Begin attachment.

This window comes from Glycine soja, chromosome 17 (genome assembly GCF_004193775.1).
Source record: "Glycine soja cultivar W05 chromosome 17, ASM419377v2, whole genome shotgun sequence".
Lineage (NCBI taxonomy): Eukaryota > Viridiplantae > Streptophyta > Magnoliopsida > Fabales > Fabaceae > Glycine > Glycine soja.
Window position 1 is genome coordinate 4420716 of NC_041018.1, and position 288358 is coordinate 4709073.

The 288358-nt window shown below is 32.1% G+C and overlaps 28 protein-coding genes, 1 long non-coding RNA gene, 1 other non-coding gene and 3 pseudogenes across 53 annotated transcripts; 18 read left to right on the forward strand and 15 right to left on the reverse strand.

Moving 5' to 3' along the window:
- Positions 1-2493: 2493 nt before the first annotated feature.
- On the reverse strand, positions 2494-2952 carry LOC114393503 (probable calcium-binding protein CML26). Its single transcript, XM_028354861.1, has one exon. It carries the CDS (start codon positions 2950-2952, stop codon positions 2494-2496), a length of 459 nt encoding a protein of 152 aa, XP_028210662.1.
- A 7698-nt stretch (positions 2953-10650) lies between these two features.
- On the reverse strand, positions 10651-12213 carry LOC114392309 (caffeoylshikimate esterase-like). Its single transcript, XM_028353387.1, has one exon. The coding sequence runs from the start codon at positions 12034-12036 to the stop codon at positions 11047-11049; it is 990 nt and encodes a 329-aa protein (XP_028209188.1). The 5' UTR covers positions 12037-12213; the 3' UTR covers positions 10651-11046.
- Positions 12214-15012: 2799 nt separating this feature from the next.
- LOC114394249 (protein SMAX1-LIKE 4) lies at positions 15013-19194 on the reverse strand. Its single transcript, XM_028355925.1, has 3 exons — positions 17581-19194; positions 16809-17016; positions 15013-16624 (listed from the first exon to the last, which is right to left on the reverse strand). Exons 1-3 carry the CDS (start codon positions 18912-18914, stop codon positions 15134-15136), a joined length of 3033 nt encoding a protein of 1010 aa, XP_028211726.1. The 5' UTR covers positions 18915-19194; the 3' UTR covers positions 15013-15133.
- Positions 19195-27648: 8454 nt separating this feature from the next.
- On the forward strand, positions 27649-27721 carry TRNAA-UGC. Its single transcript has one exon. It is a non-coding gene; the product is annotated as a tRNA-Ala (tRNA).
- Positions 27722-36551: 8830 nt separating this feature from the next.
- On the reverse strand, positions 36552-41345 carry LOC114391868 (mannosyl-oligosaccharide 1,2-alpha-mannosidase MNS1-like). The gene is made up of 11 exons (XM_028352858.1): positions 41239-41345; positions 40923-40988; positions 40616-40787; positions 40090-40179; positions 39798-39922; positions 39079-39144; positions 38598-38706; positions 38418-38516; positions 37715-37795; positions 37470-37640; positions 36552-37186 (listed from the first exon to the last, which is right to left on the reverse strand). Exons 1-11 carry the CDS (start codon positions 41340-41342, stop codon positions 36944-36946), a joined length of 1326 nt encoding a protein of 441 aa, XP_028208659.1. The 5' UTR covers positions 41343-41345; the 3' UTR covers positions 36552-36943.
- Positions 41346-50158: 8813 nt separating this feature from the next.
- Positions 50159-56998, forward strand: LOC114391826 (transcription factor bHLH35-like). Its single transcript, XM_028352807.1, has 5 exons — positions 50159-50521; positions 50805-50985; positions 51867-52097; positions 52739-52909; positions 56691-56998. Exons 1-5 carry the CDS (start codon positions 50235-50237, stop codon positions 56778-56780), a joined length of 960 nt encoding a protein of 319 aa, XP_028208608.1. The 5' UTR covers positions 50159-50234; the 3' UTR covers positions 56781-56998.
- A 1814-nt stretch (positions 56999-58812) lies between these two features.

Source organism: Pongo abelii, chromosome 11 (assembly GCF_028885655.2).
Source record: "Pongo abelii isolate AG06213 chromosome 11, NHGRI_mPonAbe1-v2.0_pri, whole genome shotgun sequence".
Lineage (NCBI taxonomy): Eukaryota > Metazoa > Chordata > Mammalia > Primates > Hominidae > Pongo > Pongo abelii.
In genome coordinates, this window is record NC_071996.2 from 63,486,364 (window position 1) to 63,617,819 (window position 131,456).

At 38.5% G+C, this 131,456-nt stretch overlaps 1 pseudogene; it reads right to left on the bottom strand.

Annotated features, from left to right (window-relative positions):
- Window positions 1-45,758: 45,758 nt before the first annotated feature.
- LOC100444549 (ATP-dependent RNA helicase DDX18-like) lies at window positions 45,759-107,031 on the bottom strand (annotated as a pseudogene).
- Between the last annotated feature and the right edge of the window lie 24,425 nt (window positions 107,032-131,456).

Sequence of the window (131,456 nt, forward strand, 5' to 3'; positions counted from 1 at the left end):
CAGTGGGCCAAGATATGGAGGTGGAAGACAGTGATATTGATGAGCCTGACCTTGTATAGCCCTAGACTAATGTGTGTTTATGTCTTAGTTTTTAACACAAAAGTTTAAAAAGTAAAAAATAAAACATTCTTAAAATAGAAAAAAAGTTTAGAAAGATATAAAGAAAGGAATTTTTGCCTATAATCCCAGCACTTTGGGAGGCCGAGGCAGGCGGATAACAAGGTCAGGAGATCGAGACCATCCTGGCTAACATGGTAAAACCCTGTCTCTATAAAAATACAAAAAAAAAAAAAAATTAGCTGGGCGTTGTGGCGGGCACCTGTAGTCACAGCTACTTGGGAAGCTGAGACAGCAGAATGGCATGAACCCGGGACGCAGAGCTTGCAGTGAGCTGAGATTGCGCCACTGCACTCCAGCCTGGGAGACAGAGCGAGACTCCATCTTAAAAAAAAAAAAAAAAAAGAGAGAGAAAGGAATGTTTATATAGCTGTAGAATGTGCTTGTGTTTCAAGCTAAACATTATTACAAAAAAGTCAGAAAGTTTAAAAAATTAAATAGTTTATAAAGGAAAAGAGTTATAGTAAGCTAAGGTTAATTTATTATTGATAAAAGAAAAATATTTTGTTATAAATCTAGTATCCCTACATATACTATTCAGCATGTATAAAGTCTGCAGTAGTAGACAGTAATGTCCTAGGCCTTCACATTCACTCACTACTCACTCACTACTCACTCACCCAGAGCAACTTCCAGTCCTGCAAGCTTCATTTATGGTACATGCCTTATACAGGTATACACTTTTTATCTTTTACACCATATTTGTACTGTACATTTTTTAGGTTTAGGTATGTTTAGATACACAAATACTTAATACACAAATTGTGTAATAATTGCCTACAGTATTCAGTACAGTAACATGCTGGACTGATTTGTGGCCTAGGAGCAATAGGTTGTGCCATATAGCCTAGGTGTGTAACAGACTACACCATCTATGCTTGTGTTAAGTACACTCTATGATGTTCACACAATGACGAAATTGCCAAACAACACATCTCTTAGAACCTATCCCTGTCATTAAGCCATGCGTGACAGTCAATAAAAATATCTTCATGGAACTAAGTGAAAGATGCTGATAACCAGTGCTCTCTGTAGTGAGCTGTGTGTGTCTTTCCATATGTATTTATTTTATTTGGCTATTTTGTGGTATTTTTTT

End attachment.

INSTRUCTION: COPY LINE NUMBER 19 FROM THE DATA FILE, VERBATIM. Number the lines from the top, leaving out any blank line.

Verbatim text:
- A 1814-nt stretch (positions 56999-58812) lies between these two features.